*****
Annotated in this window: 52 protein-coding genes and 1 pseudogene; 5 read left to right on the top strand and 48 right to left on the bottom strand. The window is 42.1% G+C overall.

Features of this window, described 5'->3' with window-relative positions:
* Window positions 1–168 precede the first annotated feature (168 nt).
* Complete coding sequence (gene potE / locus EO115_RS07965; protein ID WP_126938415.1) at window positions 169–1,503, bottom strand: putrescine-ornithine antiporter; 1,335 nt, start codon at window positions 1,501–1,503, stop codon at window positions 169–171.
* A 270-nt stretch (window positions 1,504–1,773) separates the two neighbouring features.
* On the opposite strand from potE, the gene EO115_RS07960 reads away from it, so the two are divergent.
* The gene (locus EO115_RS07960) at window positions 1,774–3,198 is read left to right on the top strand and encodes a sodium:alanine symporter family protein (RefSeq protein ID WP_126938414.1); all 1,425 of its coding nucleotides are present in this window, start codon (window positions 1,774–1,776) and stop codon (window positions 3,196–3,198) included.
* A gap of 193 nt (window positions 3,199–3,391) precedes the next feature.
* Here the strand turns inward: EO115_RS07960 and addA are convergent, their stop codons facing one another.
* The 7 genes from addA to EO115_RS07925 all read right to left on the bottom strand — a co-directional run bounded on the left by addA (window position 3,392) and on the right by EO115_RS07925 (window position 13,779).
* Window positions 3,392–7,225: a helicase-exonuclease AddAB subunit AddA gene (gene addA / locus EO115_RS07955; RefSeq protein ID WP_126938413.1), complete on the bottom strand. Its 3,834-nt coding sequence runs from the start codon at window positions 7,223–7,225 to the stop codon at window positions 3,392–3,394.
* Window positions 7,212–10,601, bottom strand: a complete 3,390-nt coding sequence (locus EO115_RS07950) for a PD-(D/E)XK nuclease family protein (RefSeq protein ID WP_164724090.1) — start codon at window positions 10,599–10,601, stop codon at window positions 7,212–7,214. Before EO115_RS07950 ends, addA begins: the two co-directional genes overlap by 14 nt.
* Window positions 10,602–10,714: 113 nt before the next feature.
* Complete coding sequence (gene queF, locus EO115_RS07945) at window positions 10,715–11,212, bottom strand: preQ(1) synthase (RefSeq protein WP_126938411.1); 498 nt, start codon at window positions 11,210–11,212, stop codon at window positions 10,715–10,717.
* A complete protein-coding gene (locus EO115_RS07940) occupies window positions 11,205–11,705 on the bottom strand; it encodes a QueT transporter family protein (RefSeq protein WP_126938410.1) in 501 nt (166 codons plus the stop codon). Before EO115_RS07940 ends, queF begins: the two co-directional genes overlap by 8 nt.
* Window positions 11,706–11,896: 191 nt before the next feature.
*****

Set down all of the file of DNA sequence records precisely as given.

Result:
Annotated in this window: 52 protein-coding genes and 1 pseudogene; 5 read left to right on the top strand and 48 right to left on the bottom strand. The window is 42.1% G+C overall.

Features of this window, described 5'->3' with window-relative positions:
* Window positions 1–168 precede the first annotated feature (168 nt).
* Complete coding sequence (gene potE / locus EO115_RS07965; protein ID WP_126938415.1) at window positions 169–1,503, bottom strand: putrescine-ornithine antiporter; 1,335 nt, start codon at window positions 1,501–1,503, stop codon at window positions 169–171.
* A 270-nt stretch (window positions 1,504–1,773) separates the two neighbouring features.
* On the opposite strand from potE, the gene EO115_RS07960 reads away from it, so the two are divergent.
* The gene (locus EO115_RS07960) at window positions 1,774–3,198 is read left to right on the top strand and encodes a sodium:alanine symporter family protein (RefSeq protein ID WP_126938414.1); all 1,425 of its coding nucleotides are present in this window, start codon (window positions 1,774–1,776) and stop codon (window positions 3,196–3,198) included.
* A gap of 193 nt (window positions 3,199–3,391) precedes the next feature.
* Here the strand turns inward: EO115_RS07960 and addA are convergent, their stop codons facing one another.
* The 7 genes from addA to EO115_RS07925 all read right to left on the bottom strand — a co-directional run bounded on the left by addA (window position 3,392) and on the right by EO115_RS07925 (window position 13,779).
* Window positions 3,392–7,225: a helicase-exonuclease AddAB subunit AddA gene (gene addA / locus EO115_RS07955; RefSeq protein ID WP_126938413.1), complete on the bottom strand. Its 3,834-nt coding sequence runs from the start codon at window positions 7,223–7,225 to the stop codon at window positions 3,392–3,394.
* Window positions 7,212–10,601, bottom strand: a complete 3,390-nt coding sequence (locus EO115_RS07950) for a PD-(D/E)XK nuclease family protein (RefSeq protein ID WP_164724090.1) — start codon at window positions 10,599–10,601, stop codon at window positions 7,212–7,214. Before EO115_RS07950 ends, addA begins: the two co-directional genes overlap by 14 nt.
* Window positions 10,602–10,714: 113 nt before the next feature.
* Complete coding sequence (gene queF, locus EO115_RS07945) at window positions 10,715–11,212, bottom strand: preQ(1) synthase (RefSeq protein WP_126938411.1); 498 nt, start codon at window positions 11,210–11,212, stop codon at window positions 10,715–10,717.
* A complete protein-coding gene (locus EO115_RS07940) occupies window positions 11,205–11,705 on the bottom strand; it encodes a QueT transporter family protein (RefSeq protein WP_126938410.1) in 501 nt (166 codons plus the stop codon). Before EO115_RS07940 ends, queF begins: the two co-directional genes overlap by 8 nt.
* Window positions 11,706–11,896: 191 nt before the next feature.